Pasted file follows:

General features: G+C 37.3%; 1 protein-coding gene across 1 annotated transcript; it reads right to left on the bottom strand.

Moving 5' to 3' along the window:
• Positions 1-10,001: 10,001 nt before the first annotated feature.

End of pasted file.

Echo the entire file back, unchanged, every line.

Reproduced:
General features: G+C 37.3%; 1 protein-coding gene across 1 annotated transcript; it reads right to left on the bottom strand.

Moving 5' to 3' along the window:
• Positions 1-10,001: 10,001 nt before the first annotated feature.